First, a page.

11 July 2020

On seeing Comet NEOWISE

As suggested in this Sky & Telescope article from Bob King, "whatever you do, see this comet." We have a rare and wonderful opportunity to see a comet taking shape and revealing itself day after day. Comets come and go unexpectedly and often show promise that they might develop into something but then fizzle out and disappoint. Comet NEOWISE (also known as C/2020 F3) is living up to expectations and is now a naked-eye object visible in the early morning skies. You will need to get up early to see it for the next few days, but it is worth the effort. And if you don't manage to see it by the 15th of July, it will appear in the evening sky after that. The image on the right comes from a member of the San Francisco Amateur Astronomers, my old club, with NEOWISE over the Golden Gate Bridge. 
Image by Moshen Chan

The most important thing if you want to see NEOWISE is to have a clear view to the north, either the north-east in the morning or the north-west in the evening. This Sky & Telescope article provides detailed charts where to look for the next two weeks. As they point out, you will have best results for the next few days 1-2 hours before sunrise, or after the 15th 1-2 hours after sunset.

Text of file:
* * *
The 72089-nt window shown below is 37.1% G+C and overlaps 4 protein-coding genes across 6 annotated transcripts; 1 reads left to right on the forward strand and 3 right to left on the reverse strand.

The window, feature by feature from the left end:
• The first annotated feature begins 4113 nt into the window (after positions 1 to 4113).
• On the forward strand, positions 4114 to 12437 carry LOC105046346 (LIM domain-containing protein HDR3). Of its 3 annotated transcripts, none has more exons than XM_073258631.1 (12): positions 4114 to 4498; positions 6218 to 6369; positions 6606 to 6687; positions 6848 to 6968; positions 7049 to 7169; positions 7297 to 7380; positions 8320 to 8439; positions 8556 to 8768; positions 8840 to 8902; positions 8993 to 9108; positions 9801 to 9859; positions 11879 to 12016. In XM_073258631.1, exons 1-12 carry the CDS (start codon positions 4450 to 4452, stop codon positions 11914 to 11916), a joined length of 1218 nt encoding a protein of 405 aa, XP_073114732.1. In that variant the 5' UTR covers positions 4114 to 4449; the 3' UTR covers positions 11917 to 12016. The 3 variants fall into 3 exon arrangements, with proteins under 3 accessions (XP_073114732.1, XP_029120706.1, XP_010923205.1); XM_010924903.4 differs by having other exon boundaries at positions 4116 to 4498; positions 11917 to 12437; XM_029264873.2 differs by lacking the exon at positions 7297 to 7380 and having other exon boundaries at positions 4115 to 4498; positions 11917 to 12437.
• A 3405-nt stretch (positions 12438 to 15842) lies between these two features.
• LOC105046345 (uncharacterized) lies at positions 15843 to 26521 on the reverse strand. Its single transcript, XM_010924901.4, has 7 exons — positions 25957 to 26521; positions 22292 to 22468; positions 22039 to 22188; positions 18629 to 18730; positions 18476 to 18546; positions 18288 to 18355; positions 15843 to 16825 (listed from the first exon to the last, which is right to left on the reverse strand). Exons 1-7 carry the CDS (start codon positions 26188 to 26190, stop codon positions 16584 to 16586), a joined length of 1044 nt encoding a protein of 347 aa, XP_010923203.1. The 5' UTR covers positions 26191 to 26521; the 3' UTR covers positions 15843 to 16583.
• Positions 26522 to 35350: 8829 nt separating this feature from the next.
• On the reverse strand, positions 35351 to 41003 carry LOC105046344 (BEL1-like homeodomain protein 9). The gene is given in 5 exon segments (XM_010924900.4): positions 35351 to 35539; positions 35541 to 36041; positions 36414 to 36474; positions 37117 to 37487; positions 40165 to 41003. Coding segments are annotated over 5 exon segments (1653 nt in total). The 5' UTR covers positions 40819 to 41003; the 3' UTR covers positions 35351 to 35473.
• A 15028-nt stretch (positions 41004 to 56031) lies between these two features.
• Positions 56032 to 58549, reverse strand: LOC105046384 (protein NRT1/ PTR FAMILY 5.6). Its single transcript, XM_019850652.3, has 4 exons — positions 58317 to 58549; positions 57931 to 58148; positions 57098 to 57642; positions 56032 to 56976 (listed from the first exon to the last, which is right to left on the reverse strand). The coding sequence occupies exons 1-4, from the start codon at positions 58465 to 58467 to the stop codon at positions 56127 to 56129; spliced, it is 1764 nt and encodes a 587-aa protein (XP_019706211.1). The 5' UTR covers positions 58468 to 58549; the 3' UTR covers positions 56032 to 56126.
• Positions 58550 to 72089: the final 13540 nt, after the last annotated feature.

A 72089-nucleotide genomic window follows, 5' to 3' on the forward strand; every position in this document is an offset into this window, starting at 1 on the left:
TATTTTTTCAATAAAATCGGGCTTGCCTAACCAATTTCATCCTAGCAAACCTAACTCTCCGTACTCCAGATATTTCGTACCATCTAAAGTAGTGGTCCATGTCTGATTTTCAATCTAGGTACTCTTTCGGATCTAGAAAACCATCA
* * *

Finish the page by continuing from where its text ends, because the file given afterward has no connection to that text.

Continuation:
I had to get up very early two days ago (3:00 am here in Munich) to see it. I took a short walk to the fields nearby my neighborhood where I had a clear view to the north and there it was, a lovely glowing coma and a long and smooth tail pointing upwards, away from the Sun, easily visible to the naked eye but a special treat in my 10x50 binoculars. If you have binoculars be sure to use them in the hunt. A telescope is unnecessary and the magnification will be too strong. 

Good luck finding NEOWISE and enjoy this rare spectacle. 

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